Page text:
Measuring Project Success: I recently saw a question on Reddit, asking for insights on how organizations measured project success.
I work for a large company who has it’s own internal PM consulting team. I have a question for all the external PM consultants. How does your company measure success? Is it customer satisfaction? Specifically what metrics do you use? We are having difficulty creating a baseline for the programs/projects we consult on and looking for feedback. Most of our projects that need consulting are referred to us from higher management so sometimes they can be difficult to work with if that makes sense.
It’s a good question. This was my reply:
The users of the delivered product will define success in terms of whether it meets their needs. Their usage level is generally a pretty good gauge of project success, but it’s only available after the project is completed.
The PMO and project sponsor will generally define success in terms of “on time delivery, on budget, with everything in scope delivered as planned.” This is a project-centric definition of success, independent of the user definition of success, and tends to get the most attention during the project.
The people who have to support and maintain the resulting product care about quality, reliability, maintainability, and life cycle cost. Again, this definition of success is independent of the other two, but it first becomes visible during the latter stages of project.
The senior executives care about whether the project and product delivered the ROI they had in mind when they approved funding. This isn’t something you can usually measure until long after the project is complete and the product delivered, but it’s really the most important metric.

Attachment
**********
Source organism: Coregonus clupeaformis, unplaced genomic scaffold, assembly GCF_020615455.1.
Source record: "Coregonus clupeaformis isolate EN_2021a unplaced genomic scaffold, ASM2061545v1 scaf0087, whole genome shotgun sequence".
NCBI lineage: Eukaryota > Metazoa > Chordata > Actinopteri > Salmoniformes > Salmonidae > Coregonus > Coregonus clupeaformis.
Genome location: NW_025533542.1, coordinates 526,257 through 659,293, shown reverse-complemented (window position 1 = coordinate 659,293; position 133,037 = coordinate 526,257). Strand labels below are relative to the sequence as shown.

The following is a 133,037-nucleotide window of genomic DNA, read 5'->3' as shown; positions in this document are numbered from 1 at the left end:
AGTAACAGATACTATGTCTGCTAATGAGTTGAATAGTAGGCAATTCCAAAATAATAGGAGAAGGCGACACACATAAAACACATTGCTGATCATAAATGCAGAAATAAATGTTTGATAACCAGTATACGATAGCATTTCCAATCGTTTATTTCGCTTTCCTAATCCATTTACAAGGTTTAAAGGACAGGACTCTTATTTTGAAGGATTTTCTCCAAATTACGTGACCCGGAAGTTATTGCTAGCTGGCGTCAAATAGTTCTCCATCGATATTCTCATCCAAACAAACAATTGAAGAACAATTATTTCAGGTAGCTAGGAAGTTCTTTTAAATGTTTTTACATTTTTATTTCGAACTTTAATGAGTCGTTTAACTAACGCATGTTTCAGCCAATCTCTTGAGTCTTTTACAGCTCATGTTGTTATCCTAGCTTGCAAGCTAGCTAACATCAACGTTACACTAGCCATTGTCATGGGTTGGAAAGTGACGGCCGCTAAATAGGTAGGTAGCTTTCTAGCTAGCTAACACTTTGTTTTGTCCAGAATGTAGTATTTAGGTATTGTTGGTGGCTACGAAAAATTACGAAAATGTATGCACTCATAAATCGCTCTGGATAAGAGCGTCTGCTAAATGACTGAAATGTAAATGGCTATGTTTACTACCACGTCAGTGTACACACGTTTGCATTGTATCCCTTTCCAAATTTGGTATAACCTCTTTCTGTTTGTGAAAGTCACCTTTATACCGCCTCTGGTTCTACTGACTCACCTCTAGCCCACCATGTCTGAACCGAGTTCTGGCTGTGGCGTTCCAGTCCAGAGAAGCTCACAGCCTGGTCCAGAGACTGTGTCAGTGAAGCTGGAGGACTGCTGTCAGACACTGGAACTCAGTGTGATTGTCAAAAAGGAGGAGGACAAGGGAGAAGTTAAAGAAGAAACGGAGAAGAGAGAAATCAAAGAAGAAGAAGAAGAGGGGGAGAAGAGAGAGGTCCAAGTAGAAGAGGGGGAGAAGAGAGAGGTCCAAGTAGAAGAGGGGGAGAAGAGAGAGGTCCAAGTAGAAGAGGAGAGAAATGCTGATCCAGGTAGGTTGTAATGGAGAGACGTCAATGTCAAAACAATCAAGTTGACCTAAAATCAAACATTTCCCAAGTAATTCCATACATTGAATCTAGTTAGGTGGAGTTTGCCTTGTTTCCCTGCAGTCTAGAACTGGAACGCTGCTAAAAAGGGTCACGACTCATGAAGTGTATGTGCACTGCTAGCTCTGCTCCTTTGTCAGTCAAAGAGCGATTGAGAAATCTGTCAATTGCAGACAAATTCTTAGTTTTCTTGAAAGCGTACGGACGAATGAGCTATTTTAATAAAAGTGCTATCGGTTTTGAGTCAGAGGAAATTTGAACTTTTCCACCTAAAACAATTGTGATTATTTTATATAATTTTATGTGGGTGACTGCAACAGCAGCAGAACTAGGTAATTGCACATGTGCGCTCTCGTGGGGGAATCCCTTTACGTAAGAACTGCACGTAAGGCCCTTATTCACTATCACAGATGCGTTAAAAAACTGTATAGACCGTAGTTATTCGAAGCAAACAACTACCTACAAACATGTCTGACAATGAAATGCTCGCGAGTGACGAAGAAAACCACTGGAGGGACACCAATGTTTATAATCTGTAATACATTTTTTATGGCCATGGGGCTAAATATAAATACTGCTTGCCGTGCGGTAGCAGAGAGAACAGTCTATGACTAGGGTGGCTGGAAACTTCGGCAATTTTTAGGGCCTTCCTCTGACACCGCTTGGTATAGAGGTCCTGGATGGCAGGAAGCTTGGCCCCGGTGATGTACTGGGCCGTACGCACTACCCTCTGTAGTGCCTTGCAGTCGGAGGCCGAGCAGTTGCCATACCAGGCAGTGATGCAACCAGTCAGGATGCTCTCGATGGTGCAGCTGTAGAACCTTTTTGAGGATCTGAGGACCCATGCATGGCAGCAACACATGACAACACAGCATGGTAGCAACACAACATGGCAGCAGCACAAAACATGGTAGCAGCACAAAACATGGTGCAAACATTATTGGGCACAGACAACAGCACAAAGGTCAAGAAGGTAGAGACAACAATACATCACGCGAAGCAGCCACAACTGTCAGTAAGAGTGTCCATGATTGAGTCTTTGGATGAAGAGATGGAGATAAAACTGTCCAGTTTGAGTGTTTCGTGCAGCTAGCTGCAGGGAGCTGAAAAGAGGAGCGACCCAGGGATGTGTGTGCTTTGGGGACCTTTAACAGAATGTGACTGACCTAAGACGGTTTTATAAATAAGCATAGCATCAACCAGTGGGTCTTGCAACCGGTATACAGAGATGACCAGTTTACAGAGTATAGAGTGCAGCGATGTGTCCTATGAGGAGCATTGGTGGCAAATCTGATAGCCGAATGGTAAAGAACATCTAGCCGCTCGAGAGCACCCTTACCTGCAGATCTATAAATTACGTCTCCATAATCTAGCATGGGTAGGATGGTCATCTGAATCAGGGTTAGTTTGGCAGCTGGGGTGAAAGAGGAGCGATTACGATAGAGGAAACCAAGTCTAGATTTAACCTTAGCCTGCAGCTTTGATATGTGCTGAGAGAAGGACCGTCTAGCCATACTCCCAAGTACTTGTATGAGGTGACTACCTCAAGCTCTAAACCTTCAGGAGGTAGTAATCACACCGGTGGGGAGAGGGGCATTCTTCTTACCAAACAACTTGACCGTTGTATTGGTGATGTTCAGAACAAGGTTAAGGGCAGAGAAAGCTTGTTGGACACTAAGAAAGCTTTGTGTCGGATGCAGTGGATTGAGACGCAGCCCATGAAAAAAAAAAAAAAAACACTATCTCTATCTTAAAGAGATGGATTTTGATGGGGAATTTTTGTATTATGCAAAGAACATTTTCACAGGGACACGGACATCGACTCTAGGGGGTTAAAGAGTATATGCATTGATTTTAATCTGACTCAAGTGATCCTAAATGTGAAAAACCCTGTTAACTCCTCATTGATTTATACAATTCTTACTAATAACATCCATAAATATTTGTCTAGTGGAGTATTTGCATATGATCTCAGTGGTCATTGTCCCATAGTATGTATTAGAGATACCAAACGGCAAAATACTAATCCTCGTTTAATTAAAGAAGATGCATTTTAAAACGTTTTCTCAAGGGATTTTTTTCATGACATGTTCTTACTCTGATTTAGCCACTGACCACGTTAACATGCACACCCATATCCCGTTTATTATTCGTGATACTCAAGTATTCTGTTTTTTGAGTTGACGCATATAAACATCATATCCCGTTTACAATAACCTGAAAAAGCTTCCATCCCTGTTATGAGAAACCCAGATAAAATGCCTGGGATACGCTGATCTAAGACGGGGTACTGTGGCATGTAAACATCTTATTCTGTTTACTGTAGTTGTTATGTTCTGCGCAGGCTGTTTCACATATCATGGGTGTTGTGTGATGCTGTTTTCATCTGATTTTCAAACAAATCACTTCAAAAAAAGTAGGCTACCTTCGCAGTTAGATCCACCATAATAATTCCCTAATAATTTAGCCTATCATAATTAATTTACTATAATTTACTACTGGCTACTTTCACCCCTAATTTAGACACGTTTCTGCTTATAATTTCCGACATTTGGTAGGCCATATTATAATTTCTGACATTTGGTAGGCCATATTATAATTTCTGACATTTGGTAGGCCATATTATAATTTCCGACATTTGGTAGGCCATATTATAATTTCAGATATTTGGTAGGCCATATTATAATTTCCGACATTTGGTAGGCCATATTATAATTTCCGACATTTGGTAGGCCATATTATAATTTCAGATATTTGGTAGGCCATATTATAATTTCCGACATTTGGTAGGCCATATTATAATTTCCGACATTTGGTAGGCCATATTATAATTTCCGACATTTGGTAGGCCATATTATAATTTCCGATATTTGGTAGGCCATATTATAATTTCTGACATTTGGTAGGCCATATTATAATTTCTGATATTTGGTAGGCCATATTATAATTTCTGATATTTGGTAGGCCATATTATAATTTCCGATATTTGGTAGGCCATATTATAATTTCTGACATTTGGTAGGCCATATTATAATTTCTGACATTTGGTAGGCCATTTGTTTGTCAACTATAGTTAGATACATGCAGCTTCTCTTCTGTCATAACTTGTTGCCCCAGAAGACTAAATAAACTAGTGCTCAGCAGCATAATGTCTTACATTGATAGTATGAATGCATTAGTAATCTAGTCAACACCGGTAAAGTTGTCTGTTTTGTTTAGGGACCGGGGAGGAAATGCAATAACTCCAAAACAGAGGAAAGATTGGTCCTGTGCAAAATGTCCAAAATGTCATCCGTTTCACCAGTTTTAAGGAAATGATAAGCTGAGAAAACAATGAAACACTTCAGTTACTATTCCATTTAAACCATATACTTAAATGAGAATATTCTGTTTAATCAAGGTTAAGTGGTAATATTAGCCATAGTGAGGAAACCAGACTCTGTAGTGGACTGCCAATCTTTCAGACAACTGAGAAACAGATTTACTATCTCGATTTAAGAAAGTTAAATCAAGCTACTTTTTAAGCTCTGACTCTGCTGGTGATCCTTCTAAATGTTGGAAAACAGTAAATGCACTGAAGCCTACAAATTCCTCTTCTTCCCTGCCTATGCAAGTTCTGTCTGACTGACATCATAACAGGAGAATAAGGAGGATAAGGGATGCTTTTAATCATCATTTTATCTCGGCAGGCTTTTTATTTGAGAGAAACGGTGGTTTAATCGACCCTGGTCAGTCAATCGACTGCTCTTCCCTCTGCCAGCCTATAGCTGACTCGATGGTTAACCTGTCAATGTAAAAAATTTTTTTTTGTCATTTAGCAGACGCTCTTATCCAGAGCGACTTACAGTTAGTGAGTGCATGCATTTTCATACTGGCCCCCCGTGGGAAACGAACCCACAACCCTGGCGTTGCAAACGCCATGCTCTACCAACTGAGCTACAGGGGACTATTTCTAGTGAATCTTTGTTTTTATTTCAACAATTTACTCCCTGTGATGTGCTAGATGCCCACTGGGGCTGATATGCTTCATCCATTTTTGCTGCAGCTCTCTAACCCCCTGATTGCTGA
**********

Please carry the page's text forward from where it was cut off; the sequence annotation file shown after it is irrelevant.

I’ve seen projects completed on time, on budget, with everything in scope delivered with the right quality level, that were total failures because the users didn’t use the new product, or because the market had moved on, or because ownership costs exceeded value delivered. There are no simple answers, definitions, or metrics – we labor in a fog of uncertainty. But if you work with the project sponsor, intended users, and maintenance organization to understand the business goals of the project, and how it fits into the larger strategic plan for the organization, or program, or project portfolio, then you can devise appropriate measurements that will let you manage the project for success.
About Dave Gordon
Dave Gordon is a project manager with over twenty years of experience in implementing human capital management and payroll systems, including premises-based ERP solutions, like PeopleSoft and ADP Enterprise, and SaaS solutions, like Workday. He has an MS in IT with a concentration in project management, and a BS in Business. He also holds the project management professional (PMP) designation, as well as professional designations in human resources (GPHR and SPHR) and in benefits administration (CEBS).